* Approved with C math credit. Teaching resources contain optional robotics activities.
A-G approved course outline

 

Algebra 1 with Computing and Robotics

The course guides students through topics in Algebra 1 in Common Core State Standards for Mathematics while simultaneously teaching students programming and computational thinking. Students use programming in C/C++ interpreter Ch to reinforce and extend their knowledge of mathematical concepts by analyzing real life situations, identifying given information, formulating steps that a computer program could calculate to find a solution, analyzing the results for accuracy, and revising/modifying the programming solutions as necessary. Topics covered include solving one-variable equations with multiple steps, solving and plotting absolute value equations and inequalities, linear equations, systems of linear equations and inequalities, polynomial functions, exponential  functions, and step and piecewise functions, evaluating, multiplying, and factoring polynomial functions, solving quadratic equations with applications, probability, statistical data analysis and visualization, and arithmetic and geometric sequences. Robotics activities allow students to reenact physically derived mathematical problems through robotics technologies to visualize situations, associate linear and quadratic graphs with physical phenomenon, predict and identify key features of the graphs with robotic systems, and solve robotics problems through mathematical modeling and programming.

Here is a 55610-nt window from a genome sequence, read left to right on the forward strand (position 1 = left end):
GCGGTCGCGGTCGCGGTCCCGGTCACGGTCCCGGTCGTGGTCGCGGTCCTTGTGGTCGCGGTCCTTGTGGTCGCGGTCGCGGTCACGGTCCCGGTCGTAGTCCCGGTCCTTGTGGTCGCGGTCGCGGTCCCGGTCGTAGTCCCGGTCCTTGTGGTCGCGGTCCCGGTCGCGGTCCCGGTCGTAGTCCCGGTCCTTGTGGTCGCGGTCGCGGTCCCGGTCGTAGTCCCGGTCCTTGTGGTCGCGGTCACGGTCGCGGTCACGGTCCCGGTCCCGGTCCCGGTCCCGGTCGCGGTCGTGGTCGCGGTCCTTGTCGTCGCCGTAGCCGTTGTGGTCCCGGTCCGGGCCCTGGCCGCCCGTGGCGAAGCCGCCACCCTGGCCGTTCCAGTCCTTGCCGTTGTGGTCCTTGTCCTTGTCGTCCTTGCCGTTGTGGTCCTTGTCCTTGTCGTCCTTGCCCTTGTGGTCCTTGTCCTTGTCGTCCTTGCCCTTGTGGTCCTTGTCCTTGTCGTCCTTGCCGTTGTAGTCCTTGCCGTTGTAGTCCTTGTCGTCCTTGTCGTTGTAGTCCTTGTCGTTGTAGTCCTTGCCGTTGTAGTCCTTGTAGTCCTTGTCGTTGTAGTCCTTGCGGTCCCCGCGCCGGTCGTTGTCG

* Approved with C math credit. Teaching resources contain robotics activities.
A-G approved course outline

Geometry with Computing and Robotics

The course guides students through topics in Geometry in Common Core State Standards for Mathematics while simultaneously teaching students programming and computational thinking.